• When in fight when in fight/flight mode the body is in a high state of arousal. Whether Jamie wanted it to happen or not his body would have reacted in the ways that it knew best. We know that he is very easily aroused both prior to and after a battle. I feel that this instance would have been no different.

  6. My dear Beth, it only took me a week to find this–please don’t lose respect for my intelligence; feel free to mock my technical skills. This a very well thought out, well written blog and I agree and admire almost every single word you wrote except these…. I always had a question about the part in the book where Jamie was ‘aroused’ by Black Jack. Rape is a horrifying, violent act even in the context where this one occurred so I’ve never been on board with that. I’m also not sure that Lord John scares him. I think it’s pure rage that someone he has grown to admire and has formed a friendship with (even though the man’s a redcoat and his jailer) would even hint at a sexual advance towards him. This time, he does not have to submit because he thinks Claire is dead and has no one to protect. I believe if it wasn’t for his men, he would have killed LJG right then which would have been too bad because their friendship grows to be so strong and important to them both. (I feel like I’m back in college and writing 300 words in a ‘blue book’ for extra points.) 😉 Did I pass? Are you grading on a curve?

  7. When I first submitted this I had a wonderful response from a therapist who deals with these issues. She told me that sexual arousal during rape is common and terribly devastating for the victim. Just my guess and interpretation of events with Lord John. I think that relationship becomes one of the most important in Jamie’s life. Jamie never has to be right, love that about him. His time spent with Lord John changes his perspective. Lord John is honorable and being honorable himself, Jamie recognizes it. Thanks for reading love the new memes!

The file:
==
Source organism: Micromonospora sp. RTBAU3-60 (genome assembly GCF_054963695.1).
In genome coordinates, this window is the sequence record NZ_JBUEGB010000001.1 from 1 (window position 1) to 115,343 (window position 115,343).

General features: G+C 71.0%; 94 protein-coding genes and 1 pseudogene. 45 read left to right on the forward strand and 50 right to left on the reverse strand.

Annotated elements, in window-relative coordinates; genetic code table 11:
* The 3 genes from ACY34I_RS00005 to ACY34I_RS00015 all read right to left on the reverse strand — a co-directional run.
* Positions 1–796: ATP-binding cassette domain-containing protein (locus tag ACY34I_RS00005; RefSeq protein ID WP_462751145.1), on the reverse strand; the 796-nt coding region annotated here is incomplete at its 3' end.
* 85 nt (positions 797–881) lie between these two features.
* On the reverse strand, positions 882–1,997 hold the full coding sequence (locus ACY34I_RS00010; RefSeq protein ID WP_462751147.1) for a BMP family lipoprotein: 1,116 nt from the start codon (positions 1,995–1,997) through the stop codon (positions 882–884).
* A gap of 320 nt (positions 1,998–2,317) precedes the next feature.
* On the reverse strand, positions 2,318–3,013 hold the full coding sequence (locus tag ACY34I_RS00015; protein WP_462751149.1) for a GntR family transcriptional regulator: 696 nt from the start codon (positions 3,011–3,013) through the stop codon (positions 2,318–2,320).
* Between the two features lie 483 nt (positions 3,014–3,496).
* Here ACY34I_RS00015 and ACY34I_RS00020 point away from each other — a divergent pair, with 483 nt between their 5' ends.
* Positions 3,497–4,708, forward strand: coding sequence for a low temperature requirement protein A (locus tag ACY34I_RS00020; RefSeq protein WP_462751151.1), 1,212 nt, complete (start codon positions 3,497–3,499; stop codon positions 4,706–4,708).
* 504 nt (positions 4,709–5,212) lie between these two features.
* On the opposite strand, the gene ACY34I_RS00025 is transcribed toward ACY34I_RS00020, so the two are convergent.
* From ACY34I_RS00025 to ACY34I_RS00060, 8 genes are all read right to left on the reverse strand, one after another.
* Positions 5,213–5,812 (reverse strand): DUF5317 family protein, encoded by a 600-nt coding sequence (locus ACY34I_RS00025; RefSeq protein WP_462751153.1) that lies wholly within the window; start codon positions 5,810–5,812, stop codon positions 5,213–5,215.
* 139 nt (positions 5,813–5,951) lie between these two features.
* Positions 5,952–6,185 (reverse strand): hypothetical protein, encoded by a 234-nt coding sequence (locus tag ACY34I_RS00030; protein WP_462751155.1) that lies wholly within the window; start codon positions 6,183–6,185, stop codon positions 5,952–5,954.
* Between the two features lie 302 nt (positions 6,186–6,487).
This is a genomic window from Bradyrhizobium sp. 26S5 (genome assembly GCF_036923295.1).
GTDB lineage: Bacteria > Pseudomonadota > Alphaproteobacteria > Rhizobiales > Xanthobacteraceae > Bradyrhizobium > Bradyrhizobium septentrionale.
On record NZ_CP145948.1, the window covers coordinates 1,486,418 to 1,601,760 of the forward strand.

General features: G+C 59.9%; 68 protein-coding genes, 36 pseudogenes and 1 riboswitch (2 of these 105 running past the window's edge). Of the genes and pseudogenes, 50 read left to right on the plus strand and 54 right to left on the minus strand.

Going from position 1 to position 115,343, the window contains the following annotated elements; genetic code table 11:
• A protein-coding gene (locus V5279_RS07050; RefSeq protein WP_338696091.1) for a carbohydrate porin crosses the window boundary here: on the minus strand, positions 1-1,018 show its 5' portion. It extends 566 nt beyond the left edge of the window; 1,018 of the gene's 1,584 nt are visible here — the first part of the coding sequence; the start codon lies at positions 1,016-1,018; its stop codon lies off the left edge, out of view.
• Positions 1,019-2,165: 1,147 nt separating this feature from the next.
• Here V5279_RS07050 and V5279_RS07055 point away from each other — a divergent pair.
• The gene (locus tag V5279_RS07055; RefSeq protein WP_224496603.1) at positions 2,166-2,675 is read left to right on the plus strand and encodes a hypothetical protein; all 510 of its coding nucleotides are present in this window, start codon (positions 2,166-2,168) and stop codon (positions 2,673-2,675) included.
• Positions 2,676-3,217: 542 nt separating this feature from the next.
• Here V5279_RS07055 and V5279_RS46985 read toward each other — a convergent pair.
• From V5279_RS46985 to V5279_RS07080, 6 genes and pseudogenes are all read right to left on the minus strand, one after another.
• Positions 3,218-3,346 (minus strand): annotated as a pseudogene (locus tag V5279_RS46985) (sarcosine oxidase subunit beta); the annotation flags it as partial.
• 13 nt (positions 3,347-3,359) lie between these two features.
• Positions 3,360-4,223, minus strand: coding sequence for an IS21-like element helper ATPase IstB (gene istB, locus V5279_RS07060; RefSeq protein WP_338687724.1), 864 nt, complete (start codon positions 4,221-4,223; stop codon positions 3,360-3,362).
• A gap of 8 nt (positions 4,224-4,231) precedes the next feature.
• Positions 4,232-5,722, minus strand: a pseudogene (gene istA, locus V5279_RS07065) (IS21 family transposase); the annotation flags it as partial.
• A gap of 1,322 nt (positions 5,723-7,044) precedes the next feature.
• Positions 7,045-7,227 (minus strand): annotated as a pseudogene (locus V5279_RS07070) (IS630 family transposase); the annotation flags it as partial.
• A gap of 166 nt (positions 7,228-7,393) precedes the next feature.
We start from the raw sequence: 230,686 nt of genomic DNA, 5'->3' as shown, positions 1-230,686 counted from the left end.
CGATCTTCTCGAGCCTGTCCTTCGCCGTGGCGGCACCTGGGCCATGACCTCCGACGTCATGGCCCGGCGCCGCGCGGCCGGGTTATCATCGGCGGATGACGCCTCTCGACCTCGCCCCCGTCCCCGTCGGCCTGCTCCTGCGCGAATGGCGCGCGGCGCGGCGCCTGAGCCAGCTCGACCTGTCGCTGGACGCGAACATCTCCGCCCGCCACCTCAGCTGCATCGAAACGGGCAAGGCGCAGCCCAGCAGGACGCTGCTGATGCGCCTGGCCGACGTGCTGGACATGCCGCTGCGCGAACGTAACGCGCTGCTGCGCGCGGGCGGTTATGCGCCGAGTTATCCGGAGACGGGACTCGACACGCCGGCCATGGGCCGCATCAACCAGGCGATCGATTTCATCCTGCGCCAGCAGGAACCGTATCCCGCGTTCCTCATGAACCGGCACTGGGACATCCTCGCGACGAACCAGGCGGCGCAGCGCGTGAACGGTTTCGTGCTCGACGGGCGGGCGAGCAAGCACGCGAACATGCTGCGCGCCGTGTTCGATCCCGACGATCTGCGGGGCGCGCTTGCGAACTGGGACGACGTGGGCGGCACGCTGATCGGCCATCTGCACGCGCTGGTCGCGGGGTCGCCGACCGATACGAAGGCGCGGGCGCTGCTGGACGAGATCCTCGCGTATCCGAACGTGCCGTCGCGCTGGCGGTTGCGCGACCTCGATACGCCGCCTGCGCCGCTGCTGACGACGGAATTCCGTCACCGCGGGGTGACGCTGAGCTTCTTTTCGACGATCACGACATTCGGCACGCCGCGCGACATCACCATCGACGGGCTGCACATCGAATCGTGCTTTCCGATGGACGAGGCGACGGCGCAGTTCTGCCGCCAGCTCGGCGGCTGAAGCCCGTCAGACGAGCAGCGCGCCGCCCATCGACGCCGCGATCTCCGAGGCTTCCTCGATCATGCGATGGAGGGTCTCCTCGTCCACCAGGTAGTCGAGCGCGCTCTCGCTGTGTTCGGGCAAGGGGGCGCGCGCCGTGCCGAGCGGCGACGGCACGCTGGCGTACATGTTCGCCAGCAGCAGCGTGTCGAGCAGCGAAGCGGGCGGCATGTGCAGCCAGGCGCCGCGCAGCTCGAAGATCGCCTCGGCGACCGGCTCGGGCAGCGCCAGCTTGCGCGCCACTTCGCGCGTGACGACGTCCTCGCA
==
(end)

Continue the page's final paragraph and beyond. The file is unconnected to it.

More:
• His friendship with Lord John is my second favorite in the books, after Claire of course. I love his ‘character’ and not just ‘the’ character. LJG is such an honorable man. Thanks for the meme compliment, they are so fun and quick to do 😍

      • Jane

        I just don’t understand though why Jamie offered himself to Lord John. Was it because he thought that was what men like LJG wanted? Did he think that what was done to him at Wentworth makes him less sure of his sexuality? It is very confusing to me why he would put himself in that position again.

  8. swimmerchick2014

    I loved this Beth and your perspective on it. I think the way Diana wrote it , as raw as it was, it was very telling of Jamie’s character. He didn’t hide behind the fact that his body gave in, and he did what he had to do in order to survive. I also like the relationship between he and Lord John. I do believe Jamie loved him, but not of course in the way that Lord John wanted him to, and the fact that Lord John didn’t take him up on his offer shows how much he really did care for Jamie.

  9. Well done, Beth. I agree with you completely and have also seen Jamie’s behavior after Wentworth showing symptoms of PTSD. There are points in the subsequent books where Jamie’s behavior seems disproportionately defensive or even rigid. He is afraid of sliding down the slippery slope because of the self-mistrust.
    Not to get too far ahead , in “Written in My Own Heart’s Blood”, Jamie has a very visceral reaction to Lord John Gray’s marriage to Claire and the fact that LJG brags that he had carnal knowledge with Claire. Despite their previous friendship, this seemed to give Jamie an opportunity to punch LJG in the nose ….probably something he wanted to do for sometime to assert control in the relationship. All this, of course, is complicated by Jamie feeling beholden to Gray for raising William. It’s all very challenging and emotionally complicated for Jamie. Thanks to Diana, he is not just the two dimensional, principled romantic hero but a multi-layered human being struggling with unspeakable trauma.